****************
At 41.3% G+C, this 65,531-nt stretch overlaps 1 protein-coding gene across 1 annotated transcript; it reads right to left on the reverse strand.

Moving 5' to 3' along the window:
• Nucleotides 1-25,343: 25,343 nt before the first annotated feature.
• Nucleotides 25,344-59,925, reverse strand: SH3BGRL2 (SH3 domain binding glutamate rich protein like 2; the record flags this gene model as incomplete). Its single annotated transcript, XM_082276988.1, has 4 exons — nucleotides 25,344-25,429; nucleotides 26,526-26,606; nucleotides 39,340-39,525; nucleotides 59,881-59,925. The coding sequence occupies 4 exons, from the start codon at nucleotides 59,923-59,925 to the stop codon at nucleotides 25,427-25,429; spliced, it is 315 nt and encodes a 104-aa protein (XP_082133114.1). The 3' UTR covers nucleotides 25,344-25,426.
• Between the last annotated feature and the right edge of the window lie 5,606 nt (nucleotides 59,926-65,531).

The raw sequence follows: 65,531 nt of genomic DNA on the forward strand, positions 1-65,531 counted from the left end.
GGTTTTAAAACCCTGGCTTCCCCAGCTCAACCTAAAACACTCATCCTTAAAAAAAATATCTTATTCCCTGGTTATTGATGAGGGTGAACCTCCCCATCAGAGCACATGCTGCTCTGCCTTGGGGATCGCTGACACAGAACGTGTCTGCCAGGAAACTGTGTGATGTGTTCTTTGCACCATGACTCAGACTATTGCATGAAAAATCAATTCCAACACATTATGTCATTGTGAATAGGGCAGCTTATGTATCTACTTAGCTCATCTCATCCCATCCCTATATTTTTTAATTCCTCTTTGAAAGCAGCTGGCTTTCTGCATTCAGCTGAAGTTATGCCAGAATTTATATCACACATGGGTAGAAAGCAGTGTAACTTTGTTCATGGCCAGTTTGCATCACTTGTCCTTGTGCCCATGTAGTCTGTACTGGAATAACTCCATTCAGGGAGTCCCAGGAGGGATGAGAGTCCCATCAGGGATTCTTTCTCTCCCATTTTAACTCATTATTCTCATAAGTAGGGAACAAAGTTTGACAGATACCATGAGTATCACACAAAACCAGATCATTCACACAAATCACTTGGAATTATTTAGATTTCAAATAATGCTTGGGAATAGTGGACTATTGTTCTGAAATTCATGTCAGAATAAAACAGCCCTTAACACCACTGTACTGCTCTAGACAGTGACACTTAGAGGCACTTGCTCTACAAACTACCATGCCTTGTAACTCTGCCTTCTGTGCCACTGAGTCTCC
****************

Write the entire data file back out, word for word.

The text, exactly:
At 41.3% G+C, this 65,531-nt stretch overlaps 1 protein-coding gene across 1 annotated transcript; it reads right to left on the reverse strand.

Moving 5' to 3' along the window:
• Nucleotides 1-25,343: 25,343 nt before the first annotated feature.
• Nucleotides 25,344-59,925, reverse strand: SH3BGRL2 (SH3 domain binding glutamate rich protein like 2; the record flags this gene model as incomplete). Its single annotated transcript, XM_082276988.1, has 4 exons — nucleotides 25,344-25,429; nucleotides 26,526-26,606; nucleotides 39,340-39,525; nucleotides 59,881-59,925. The coding sequence occupies 4 exons, from the start codon at nucleotides 59,923-59,925 to the stop codon at nucleotides 25,427-25,429; spliced, it is 315 nt and encodes a 104-aa protein (XP_082133114.1). The 3' UTR covers nucleotides 25,344-25,426.
• Between the last annotated feature and the right edge of the window lie 5,606 nt (nucleotides 59,926-65,531).

The raw sequence follows: 65,531 nt of genomic DNA on the forward strand, positions 1-65,531 counted from the left end.
GGTTTTAAAACCCTGGCTTCCCCAGCTCAACCTAAAACACTCATCCTTAAAAAAAATATCTTATTCCCTGGTTATTGATGAGGGTGAACCTCCCCATCAGAGCACATGCTGCTCTGCCTTGGGGATCGCTGACACAGAACGTGTCTGCCAGGAAACTGTGTGATGTGTTCTTTGCACCATGACTCAGACTATTGCATGAAAAATCAATTCCAACACATTATGTCATTGTGAATAGGGCAGCTTATGTATCTACTTAGCTCATCTCATCCCATCCCTATATTTTTTAATTCCTCTTTGAAAGCAGCTGGCTTTCTGCATTCAGCTGAAGTTATGCCAGAATTTATATCACACATGGGTAGAAAGCAGTGTAACTTTGTTCATGGCCAGTTTGCATCACTTGTCCTTGTGCCCATGTAGTCTGTACTGGAATAACTCCATTCAGGGAGTCCCAGGAGGGATGAGAGTCCCATCAGGGATTCTTTCTCTCCCATTTTAACTCATTATTCTCATAAGTAGGGAACAAAGTTTGACAGATACCATGAGTATCACACAAAACCAGATCATTCACACAAATCACTTGGAATTATTTAGATTTCAAATAATGCTTGGGAATAGTGGACTATTGTTCTGAAATTCATGTCAGAATAAAACAGCCCTTAACACCACTGTACTGCTCTAGACAGTGACACTTAGAGGCACTTGCTCTACAAACTACCATGCCTTGTAACTCTGCCTTCTGTGCCACTGAGTCTCC